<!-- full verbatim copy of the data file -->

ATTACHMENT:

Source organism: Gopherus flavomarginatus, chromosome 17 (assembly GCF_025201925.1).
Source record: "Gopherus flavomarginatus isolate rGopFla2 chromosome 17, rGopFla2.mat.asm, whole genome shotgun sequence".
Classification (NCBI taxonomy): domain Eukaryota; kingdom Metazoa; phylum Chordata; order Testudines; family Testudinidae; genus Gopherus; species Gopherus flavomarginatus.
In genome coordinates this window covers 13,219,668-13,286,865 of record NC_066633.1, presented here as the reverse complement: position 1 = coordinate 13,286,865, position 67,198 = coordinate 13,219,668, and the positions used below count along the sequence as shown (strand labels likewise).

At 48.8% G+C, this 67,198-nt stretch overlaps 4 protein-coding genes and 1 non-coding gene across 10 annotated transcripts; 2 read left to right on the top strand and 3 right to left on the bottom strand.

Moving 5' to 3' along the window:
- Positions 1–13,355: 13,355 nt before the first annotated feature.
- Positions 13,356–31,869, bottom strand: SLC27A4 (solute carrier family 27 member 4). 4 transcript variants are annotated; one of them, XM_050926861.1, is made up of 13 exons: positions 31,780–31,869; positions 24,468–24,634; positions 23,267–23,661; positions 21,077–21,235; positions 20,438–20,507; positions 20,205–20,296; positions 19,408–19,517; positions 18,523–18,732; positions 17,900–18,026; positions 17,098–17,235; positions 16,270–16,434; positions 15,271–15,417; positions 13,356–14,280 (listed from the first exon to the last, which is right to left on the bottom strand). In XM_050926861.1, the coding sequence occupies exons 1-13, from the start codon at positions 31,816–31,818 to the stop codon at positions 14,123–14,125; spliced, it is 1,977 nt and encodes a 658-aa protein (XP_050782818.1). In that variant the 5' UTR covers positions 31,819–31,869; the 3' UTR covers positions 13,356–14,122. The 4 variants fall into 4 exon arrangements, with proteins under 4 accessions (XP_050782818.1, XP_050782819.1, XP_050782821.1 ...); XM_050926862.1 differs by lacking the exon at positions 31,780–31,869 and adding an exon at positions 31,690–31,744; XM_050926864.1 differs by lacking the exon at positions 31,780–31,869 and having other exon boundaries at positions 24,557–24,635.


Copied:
Source organism: Gopherus flavomarginatus, chromosome 17 (assembly GCF_025201925.1).
Source record: "Gopherus flavomarginatus isolate rGopFla2 chromosome 17, rGopFla2.mat.asm, whole genome shotgun sequence".
Classification (NCBI taxonomy): domain Eukaryota; kingdom Metazoa; phylum Chordata; order Testudines; family Testudinidae; genus Gopherus; species Gopherus flavomarginatus.
In genome coordinates this window covers 13,219,668-13,286,865 of record NC_066633.1, presented here as the reverse complement: position 1 = coordinate 13,286,865, position 67,198 = coordinate 13,219,668, and the positions used below count along the sequence as shown (strand labels likewise).

At 48.8% G+C, this 67,198-nt stretch overlaps 4 protein-coding genes and 1 non-coding gene across 10 annotated transcripts; 2 read left to right on the top strand and 3 right to left on the bottom strand.

Moving 5' to 3' along the window:
- Positions 1–13,355: 13,355 nt before the first annotated feature.
- Positions 13,356–31,869, bottom strand: SLC27A4 (solute carrier family 27 member 4). 4 transcript variants are annotated; one of them, XM_050926861.1, is made up of 13 exons: positions 31,780–31,869; positions 24,468–24,634; positions 23,267–23,661; positions 21,077–21,235; positions 20,438–20,507; positions 20,205–20,296; positions 19,408–19,517; positions 18,523–18,732; positions 17,900–18,026; positions 17,098–17,235; positions 16,270–16,434; positions 15,271–15,417; positions 13,356–14,280 (listed from the first exon to the last, which is right to left on the bottom strand). In XM_050926861.1, the coding sequence occupies exons 1-13, from the start codon at positions 31,816–31,818 to the stop codon at positions 14,123–14,125; spliced, it is 1,977 nt and encodes a 658-aa protein (XP_050782818.1). In that variant the 5' UTR covers positions 31,819–31,869; the 3' UTR covers positions 13,356–14,122. The 4 variants fall into 4 exon arrangements, with proteins under 4 accessions (XP_050782818.1, XP_050782819.1, XP_050782821.1 ...); XM_050926862.1 differs by lacking the exon at positions 31,780–31,869 and adding an exon at positions 31,690–31,744; XM_050926864.1 differs by lacking the exon at positions 31,780–31,869 and having other exon boundaries at positions 24,557–24,635.